Cassidy Capoferri, Wayne State, Macomb, MI Growing up Catholic and in Catholic schools, we were always taught that God loves everyone, no matter what. He created all people equally. It was so simple when I was younger, but the older I get, the more I see people ignoring this. It doesn’t matter what religion you’re […]
LesleyAnn Moore, Boston, MA. Race is beautiful. Diversity fills the globe and allows freedom of expression through its inhabitants. We are born already filled with differences. Our color is our culture, ethnicity, and race. The world is a painter’s palette ready to disperse every shade imaginable. Once we recognize and become accepting of other colors, […]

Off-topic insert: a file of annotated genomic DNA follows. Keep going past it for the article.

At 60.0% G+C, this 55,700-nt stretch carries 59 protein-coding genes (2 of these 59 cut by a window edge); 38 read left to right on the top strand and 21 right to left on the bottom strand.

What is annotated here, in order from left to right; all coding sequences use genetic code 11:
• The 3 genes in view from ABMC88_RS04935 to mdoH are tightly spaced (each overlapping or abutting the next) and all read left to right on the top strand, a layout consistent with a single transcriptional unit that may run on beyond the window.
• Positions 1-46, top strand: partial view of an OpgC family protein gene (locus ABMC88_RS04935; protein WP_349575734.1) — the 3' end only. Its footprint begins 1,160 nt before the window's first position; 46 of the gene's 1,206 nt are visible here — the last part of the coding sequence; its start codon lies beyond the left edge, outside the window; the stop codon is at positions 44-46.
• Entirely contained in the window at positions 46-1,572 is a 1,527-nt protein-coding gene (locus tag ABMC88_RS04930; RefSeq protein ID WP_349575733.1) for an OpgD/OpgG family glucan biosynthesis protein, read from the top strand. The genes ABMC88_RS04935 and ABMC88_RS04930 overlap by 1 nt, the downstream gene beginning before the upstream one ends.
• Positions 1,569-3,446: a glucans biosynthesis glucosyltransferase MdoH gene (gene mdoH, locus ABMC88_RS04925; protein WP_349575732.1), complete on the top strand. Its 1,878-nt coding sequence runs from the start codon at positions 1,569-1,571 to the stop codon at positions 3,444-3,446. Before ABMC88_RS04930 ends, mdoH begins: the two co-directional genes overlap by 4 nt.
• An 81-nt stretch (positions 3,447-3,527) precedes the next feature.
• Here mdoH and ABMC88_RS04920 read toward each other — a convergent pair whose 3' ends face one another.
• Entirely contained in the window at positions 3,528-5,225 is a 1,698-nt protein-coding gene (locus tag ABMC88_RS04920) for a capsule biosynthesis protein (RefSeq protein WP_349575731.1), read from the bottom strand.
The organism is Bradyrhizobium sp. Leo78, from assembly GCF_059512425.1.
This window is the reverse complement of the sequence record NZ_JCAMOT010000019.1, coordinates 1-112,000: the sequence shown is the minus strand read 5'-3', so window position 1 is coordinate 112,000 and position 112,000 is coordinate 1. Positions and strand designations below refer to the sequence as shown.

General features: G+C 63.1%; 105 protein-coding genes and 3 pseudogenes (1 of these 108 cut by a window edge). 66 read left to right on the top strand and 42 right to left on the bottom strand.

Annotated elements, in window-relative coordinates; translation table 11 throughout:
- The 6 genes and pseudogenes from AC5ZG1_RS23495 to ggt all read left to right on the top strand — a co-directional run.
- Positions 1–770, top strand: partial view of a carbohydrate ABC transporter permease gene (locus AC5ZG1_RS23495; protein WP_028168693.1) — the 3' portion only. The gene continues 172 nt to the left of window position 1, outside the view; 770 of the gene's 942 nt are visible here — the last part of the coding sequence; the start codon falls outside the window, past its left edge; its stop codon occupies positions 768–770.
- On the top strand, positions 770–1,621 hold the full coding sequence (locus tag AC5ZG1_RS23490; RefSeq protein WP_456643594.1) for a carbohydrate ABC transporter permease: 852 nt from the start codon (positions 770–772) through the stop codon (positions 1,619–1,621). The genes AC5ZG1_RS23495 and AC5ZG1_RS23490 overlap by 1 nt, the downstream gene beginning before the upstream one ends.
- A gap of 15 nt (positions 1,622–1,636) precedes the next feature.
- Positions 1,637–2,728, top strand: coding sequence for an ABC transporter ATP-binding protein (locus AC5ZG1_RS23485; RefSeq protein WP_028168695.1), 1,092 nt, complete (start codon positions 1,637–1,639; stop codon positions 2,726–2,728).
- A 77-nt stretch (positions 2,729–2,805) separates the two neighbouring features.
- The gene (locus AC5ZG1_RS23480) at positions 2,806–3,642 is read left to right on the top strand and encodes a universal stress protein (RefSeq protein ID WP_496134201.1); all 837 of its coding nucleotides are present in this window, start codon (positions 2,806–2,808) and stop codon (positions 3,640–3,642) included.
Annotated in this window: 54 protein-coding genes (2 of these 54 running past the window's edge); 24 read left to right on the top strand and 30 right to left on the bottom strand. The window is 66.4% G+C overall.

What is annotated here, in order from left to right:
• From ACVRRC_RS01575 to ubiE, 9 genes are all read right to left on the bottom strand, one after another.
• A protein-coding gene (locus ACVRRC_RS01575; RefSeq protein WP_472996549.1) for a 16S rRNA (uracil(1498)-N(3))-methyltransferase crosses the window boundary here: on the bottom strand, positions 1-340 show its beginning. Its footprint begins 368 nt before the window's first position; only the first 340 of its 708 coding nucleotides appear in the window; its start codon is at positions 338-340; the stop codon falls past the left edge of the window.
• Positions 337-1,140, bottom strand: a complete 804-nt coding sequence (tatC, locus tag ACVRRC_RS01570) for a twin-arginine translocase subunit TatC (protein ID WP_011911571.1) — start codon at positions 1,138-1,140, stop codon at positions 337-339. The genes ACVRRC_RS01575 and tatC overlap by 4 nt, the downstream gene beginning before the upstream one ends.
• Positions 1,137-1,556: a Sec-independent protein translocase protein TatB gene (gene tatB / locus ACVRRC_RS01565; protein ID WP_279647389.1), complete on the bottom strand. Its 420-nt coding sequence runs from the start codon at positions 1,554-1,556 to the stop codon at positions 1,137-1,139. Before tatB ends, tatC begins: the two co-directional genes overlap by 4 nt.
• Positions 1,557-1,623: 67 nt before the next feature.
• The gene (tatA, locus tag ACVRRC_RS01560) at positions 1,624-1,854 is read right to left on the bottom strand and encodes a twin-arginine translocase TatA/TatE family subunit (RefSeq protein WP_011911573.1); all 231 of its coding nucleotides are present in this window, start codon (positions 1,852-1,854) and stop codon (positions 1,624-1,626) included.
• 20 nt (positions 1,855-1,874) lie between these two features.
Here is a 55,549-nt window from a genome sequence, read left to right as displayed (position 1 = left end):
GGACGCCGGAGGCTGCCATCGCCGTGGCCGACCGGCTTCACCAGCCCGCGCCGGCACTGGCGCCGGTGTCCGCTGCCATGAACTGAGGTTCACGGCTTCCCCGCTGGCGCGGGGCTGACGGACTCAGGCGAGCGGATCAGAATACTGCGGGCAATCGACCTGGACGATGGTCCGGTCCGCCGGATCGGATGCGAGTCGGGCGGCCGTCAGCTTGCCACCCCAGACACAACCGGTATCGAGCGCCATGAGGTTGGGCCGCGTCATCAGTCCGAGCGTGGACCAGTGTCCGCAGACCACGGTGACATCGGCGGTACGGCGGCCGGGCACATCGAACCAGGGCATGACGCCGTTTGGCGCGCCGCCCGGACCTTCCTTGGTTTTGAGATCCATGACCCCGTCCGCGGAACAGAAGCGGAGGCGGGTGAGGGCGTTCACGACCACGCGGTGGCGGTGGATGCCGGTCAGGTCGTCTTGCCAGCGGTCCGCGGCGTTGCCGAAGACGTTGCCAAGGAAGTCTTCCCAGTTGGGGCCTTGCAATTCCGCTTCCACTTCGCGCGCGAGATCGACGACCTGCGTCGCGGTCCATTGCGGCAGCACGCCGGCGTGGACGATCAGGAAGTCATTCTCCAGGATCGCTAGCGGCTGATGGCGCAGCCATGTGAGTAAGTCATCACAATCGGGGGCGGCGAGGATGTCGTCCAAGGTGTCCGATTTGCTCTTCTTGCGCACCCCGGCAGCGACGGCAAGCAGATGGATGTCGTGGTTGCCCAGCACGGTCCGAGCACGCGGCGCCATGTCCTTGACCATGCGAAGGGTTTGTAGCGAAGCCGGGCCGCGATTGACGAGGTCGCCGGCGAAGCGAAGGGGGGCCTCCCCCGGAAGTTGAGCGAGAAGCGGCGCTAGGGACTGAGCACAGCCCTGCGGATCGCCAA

Hannah Gold-Garvey, Virginia Beach, VA.
Tina, MI. These six terms are my experience as it relates to every work environment I’ve encountered. I’ve been successful whereever I’ve worked and am now busy doing the “enterepreneur thing” (successfully). My employment experiences have all been the same. Single black female, alone in a sea of white as if no other qualified blacks […]
Katheryn Ward, Tulsa, OK.
Bobby Chicago, IL Current iterations of affirmative action programs are a relic of the narrowminded thinking of the past century. They should be reformed to award assistance based on socio-economic status, not race/gender/religion/etc. To truly help all disadvantaged people we must break from the outmoded thinking of archaic legislation.
Jay Fluellen Philadelphia, PA I am an African American male who teaches in the public school system in Philadelphia. I constantly defy the comprehension of my predominately African American students by talking without cursing, listening to classical music, using words they don’t understand and by dressing professionally. I push passed all of this to teach […]